The wedding cake may still be the star attraction for dessert, but at The Club at Old Hawthorne, it is not served as a course on its own. Rather, it’s part of a dessert station that is also likely to include a doughnut-frying station with toppings such as cinnamon sugar and sauces such as chocolate or caramel, to allow guests to customize their treats. The station also include cups of spirit-laced coffee.
“People are obsessed with doughnuts,” Darr says. “We’re looking at doing a wall of doughnuts, with the pastries hanging on pegs for guests to grab.”
At another enthusiastically received interactive station at Old Hawthorne, a chef hand-dips apples on sticks into caramel. Guests can then coat their apple with sprinkles, chocolate chips, nuts and other toppings.
A few years ago, Bellevue Club’s Parravano notes, she saw a lot of “fake wedding cakes” that would be displayed while guests were served from sheet cakes kept in the kitchen. But now, the real thing is making a strong comeback.
“Couples are viewing the multi-tiered cake like they view the dress—both are big parts of the wedding experience,” she says.
Like Darr, Parravano is also seeing a lot of doughnuts on the dessert table. Other stations include a s’mores bar, chocolate-covered strawberries and cookies with shots of milk.
At BraeBurn CC, a station pairing the wedding cake with ice cream is meant to evoke happy feelings of nostalgia. Cake plates are rimmed with sprinkles or coconut flakes.
A signature dessert at BraeBurn that “people have just gone crazy for,” according to Carruth, is a warm, soft ricotta cake with almond crème anglaise, house-made sour cherry sorbetto and cherry pop rocks. For an extra, interactive component, she reports, the sorbetto can be made right in front of guests, by freezing it in liquid nitrogen.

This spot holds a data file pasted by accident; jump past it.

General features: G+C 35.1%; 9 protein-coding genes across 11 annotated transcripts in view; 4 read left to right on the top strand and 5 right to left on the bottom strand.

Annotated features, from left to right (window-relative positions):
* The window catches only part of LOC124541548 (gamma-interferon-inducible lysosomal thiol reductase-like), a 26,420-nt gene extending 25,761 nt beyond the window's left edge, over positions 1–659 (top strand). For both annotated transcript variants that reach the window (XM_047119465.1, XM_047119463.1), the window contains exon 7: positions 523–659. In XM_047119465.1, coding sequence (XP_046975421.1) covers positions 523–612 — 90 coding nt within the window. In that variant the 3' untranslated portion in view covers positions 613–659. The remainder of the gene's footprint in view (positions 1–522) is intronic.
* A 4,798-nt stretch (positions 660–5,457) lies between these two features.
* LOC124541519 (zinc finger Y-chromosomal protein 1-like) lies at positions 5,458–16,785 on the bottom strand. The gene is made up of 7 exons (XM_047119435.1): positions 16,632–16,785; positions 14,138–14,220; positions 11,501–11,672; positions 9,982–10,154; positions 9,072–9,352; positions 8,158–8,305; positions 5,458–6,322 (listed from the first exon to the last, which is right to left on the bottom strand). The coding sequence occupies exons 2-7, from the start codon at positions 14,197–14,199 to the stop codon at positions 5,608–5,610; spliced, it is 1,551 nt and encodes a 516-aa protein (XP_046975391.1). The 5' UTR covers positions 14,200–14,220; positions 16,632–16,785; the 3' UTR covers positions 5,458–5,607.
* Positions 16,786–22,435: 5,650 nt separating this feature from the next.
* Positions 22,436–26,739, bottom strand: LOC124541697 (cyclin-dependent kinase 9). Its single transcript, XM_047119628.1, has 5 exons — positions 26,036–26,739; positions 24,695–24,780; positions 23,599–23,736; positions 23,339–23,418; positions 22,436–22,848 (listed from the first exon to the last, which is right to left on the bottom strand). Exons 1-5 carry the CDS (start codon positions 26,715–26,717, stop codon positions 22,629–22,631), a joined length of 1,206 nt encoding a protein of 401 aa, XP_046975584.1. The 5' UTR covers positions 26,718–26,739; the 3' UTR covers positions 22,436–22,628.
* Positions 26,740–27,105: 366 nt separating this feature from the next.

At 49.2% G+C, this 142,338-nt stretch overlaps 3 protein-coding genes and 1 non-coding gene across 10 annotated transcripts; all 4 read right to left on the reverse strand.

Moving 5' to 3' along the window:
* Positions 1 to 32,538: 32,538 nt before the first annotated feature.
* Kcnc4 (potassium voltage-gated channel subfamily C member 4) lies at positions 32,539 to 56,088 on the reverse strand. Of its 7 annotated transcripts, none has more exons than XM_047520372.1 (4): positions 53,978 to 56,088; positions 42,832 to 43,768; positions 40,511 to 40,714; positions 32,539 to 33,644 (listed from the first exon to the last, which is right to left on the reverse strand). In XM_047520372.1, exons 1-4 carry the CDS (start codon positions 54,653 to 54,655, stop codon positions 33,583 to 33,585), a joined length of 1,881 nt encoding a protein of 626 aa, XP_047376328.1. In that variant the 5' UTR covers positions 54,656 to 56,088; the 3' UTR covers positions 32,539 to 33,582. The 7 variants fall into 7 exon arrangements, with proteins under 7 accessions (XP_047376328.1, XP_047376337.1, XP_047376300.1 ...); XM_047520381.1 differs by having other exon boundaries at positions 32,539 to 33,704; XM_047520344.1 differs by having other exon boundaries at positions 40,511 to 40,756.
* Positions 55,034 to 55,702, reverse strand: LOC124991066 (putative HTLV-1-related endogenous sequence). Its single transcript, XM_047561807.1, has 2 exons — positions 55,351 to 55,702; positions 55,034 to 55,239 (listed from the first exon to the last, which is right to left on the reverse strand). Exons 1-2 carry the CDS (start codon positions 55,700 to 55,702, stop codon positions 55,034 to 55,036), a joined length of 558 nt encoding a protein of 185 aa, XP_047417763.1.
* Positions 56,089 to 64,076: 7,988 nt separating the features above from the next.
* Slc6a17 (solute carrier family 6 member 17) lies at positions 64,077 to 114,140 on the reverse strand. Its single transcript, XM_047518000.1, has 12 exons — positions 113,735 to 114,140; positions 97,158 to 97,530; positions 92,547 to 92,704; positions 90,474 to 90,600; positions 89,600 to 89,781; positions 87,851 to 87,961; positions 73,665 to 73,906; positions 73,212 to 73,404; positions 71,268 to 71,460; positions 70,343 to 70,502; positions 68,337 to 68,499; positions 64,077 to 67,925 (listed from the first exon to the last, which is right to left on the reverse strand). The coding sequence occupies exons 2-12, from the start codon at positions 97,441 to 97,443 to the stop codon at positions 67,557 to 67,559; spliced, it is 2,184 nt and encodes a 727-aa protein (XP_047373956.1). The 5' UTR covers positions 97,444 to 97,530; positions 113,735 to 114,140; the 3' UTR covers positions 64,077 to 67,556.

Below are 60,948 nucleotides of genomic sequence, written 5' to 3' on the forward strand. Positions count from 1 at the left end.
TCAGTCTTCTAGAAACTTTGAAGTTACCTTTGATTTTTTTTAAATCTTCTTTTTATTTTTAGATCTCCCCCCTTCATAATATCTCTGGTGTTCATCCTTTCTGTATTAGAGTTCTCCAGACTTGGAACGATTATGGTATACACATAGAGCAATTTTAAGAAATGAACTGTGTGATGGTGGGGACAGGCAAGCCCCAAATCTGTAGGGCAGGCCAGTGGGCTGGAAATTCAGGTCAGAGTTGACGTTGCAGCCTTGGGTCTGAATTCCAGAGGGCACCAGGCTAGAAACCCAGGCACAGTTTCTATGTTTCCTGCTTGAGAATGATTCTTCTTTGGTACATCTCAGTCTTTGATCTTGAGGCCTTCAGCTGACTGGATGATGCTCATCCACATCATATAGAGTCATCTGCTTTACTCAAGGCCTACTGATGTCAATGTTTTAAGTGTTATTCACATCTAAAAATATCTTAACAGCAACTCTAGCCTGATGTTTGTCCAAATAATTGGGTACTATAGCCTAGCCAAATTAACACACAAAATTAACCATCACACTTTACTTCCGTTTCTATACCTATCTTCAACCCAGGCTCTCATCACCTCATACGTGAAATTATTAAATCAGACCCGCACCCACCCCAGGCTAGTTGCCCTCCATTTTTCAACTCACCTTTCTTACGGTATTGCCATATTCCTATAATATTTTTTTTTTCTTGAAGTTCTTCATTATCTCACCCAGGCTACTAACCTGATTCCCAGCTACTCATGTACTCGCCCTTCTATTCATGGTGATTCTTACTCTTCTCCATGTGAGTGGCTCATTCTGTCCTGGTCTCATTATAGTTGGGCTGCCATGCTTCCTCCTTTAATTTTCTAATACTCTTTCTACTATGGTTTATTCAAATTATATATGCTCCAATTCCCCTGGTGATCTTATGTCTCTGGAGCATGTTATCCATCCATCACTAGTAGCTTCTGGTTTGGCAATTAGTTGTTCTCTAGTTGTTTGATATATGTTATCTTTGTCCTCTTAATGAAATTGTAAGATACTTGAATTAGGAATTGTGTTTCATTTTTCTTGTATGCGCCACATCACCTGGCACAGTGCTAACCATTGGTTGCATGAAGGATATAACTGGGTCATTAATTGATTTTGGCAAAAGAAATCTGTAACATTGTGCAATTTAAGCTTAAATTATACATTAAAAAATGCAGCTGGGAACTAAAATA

“It’s as much an experience as it is a dessert,” Carruth says. “You can actually hear the candy pop while it is being served.”
Liquid nitrogen is also used at BraeBurn as part of a playful station dedicated to ice cream-dipped marshmallows.
“The marshmallows are dipped in the liquid nitrogen to freeze them, then dipped in ice cream to create layers of flavor,” Carruth says. “When you eat it, it’s like a cloud exploding in your mouth.”
To accompany the dessert offerings at BraeBurn, couples can opt to do a “bubbly bar,” featuring two or three sparkling wines such as champagne and prosecco. Guests are invited to add different kinds of fresh berries, other fruit and/or fruit juices.
“Champagne and other sparkling wines are still the international symbol of celebration,” Carruth points out. “Bubbly bars are a huge thing right now.”
To cap off the reception and, as Carruth puts it, “soak up some of the alcohol,” many couples are serving late-night bites such as sliders with French fries (the most popular at BraeBurn), mac and cheese bites, or grilled cheese sandwiches with tomato-soup shooters. Old Hawthorne, Darr says, does “a whole lot” of nacho bars, as well as sliders or more “breakfasty” items, such as waffles or pancakes.